Forrest Research Foundation supports new discoveries

16 Nov 2020 | 2 mins

Early career researches from The University of Western Australia investigating how to support migrant aged care workers, develop therapeutics to reduce cancer recurrence and new superconducting materials, have been awarded prestigious 2021 Prospect Fellowships.

Prospect Fellowships, awarded by the Forrest Research Foundation, were introduced to combat decreasing research funding due to COVID-19.

The fellowships provide early career researchers with 18 months of funding and access to mentoring and professional development programs.

Fellows who will undertake research at The University of Western Australia include:

  • Dr Andrea Rassell’s research will examine the use of media art to explain and educate the public about the uses of nanotechnology and nanomedicine.
  • Dr Arman Siahvashi, from UWA’s School of Engineering, will work to develop large-scale hydrogen liquefaction technologies in Australia.
  • Dr Ben McAllister, from UWA’s School of Physics, Mathematics and Computing, aims to develop single photon counters and new superconducting materials and applications.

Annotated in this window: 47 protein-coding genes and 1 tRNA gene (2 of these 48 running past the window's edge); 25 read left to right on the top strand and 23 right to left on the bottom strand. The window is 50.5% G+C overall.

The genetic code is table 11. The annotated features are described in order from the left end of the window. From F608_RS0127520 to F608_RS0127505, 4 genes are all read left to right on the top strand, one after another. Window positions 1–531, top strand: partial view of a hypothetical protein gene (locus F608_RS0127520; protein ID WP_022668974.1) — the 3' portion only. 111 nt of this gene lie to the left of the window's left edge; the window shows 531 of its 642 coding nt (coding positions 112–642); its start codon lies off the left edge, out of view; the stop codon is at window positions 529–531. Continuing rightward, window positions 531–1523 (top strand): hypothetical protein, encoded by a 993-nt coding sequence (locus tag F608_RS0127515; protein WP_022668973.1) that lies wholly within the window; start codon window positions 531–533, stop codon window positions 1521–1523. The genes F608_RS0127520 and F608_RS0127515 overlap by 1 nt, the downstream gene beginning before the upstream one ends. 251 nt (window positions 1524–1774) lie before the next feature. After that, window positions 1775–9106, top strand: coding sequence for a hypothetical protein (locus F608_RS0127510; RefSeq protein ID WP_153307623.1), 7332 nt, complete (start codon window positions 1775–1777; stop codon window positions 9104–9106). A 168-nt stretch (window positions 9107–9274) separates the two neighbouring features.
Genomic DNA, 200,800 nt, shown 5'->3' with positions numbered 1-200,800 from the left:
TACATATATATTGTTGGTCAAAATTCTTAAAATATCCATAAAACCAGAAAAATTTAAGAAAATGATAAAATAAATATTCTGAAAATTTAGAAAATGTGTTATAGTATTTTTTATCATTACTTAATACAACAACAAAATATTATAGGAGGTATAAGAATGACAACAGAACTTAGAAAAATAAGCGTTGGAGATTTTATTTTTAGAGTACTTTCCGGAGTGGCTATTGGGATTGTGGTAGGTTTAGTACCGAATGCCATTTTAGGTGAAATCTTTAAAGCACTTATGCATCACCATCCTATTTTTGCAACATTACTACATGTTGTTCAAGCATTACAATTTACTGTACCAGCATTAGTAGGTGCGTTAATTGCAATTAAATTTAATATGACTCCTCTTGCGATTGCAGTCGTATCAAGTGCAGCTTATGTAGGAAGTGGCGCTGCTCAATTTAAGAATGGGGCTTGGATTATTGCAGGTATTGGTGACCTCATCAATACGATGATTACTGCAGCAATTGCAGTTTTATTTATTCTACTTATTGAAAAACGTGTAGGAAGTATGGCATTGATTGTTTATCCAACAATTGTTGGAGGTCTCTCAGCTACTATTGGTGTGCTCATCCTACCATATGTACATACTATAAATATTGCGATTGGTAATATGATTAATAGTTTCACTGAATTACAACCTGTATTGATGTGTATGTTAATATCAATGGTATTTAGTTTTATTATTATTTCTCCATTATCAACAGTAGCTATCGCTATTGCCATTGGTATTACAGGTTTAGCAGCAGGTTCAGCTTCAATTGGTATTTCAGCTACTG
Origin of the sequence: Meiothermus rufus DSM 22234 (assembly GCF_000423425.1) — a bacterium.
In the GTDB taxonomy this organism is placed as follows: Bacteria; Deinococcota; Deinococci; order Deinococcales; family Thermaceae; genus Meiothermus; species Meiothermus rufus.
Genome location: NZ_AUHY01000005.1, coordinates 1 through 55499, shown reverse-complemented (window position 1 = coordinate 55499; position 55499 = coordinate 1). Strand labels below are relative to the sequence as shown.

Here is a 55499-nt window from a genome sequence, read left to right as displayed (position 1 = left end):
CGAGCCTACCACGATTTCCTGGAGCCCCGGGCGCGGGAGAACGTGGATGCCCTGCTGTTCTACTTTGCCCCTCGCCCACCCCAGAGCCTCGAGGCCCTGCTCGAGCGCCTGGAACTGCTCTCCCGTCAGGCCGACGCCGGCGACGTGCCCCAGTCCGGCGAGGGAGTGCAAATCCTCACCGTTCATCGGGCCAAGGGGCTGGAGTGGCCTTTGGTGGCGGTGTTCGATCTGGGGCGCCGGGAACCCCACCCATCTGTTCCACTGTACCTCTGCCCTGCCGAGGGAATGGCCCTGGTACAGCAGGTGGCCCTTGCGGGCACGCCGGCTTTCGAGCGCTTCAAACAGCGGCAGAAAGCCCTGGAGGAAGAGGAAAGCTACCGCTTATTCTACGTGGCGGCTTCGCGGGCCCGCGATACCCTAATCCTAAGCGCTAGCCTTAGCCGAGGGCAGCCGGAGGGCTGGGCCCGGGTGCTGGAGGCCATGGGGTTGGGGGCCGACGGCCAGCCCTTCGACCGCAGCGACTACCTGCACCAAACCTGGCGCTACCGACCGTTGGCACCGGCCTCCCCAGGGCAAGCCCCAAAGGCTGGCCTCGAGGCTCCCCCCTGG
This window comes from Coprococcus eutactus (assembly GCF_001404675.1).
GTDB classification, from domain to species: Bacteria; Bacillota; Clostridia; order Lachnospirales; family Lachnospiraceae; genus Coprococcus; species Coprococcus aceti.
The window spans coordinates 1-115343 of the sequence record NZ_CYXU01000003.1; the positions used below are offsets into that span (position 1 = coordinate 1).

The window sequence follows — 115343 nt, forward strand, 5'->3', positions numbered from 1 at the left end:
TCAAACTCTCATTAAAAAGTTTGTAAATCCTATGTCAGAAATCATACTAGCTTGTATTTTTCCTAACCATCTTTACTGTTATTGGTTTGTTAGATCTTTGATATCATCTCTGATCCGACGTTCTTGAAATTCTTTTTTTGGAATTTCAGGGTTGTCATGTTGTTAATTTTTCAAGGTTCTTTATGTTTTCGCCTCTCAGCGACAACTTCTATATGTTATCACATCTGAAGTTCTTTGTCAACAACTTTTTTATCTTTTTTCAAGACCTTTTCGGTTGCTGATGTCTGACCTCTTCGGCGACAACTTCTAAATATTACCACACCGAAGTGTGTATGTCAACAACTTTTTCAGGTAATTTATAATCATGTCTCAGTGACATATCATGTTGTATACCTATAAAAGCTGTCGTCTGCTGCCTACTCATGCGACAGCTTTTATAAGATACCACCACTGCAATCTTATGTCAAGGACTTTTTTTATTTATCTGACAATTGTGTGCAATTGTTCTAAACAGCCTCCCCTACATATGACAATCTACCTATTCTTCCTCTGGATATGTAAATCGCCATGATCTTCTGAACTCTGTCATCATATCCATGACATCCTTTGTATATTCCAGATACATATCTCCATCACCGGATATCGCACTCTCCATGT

• Dr Catriona Stevens, from UWA’s School of Social Sciences, will work to understand our migrant aged-care workforce to create a safer, healthier future for older Western Australians.
  • Dr Francesco De Toni, from UWA’s School of Humanities, will study health emotion language to better understand the way people use emotion to describe health and illness.
  • Dr Lucy Furfaro, from the UWA Medical School, will examine bacteriophages in the womb, and their potential in regulating bacterial infections.
  • Dr Rachael Zemek, will investigate how wound healing after cancer surgery can follow cancer-activating and immune-activating pathways, which will help develop therapeutics that could reduce cancer recurrence after surgery.
  • Dr Samuel Lymbery, will discover more about how the biology of ant colonies and their reliance on internally produced neuropeptides can be used to destroy them from the inside.
  • Dr Samantha Winter will search for a connection between the gastrointestinal biome and the immune system to investigate the role of unconventional T-cells.
  • Dr Shannon Algar will launch a research project that focuses on swarm intelligence for animal welfare, examining data-driven prediction and simulation.

The Forrest Research Foundation aims to attract the brightest minds to conduct research in Western Australia. The Foundation also provides support to leading researchers who are at the start of their career by providing postdoctoral fellowships.

More information is available on the Forrest Research Foundation website.

Media references

Nicholas Smith, UWA Media Officer, 08 6488 1888 / 0411 644 492

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